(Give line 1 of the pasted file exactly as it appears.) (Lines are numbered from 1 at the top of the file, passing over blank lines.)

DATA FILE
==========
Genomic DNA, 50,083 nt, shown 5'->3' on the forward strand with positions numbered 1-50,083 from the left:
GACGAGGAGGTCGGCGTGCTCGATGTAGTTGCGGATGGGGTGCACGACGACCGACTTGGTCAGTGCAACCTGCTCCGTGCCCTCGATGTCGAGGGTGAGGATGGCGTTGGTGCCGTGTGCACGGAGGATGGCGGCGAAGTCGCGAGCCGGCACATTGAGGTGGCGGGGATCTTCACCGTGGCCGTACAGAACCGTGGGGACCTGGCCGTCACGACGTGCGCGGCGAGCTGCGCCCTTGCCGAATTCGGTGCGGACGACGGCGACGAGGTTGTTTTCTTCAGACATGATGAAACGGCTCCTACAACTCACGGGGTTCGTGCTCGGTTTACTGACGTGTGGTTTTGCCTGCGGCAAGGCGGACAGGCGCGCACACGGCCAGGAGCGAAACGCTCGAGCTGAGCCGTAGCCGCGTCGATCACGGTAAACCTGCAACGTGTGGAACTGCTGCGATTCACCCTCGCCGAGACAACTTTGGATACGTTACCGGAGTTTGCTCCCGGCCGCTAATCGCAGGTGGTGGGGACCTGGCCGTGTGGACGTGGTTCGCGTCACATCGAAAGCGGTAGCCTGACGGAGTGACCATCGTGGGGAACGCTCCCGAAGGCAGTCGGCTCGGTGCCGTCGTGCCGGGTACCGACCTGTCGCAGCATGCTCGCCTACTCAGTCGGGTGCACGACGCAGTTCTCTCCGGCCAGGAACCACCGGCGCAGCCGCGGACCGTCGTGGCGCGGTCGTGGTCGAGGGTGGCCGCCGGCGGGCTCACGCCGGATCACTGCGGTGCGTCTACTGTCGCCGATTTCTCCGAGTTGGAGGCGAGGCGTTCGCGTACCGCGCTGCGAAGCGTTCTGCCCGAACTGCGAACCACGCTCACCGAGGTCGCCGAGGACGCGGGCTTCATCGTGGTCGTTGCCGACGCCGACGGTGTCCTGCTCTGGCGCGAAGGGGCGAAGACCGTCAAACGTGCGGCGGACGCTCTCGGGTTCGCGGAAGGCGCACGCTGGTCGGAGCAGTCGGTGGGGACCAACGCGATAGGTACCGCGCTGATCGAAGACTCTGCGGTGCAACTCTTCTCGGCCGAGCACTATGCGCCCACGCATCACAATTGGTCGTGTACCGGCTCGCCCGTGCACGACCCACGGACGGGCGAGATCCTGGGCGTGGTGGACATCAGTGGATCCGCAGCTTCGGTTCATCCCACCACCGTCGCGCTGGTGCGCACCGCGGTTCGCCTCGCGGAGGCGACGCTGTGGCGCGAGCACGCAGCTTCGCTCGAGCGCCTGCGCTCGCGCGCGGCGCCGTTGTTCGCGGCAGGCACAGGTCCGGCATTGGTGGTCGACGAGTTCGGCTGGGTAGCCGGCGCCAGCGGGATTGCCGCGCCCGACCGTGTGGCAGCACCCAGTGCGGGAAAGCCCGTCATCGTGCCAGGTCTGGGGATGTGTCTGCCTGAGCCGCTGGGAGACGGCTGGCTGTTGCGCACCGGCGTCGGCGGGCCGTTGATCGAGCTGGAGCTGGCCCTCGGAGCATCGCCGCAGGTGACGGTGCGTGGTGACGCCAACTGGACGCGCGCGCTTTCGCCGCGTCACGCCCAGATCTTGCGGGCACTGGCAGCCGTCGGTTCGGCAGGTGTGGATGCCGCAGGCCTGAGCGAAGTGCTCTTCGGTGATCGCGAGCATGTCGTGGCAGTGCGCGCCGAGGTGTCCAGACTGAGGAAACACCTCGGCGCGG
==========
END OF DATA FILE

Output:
Genomic DNA, 50,083 nt, shown 5'->3' on the forward strand with positions numbered 1-50,083 from the left: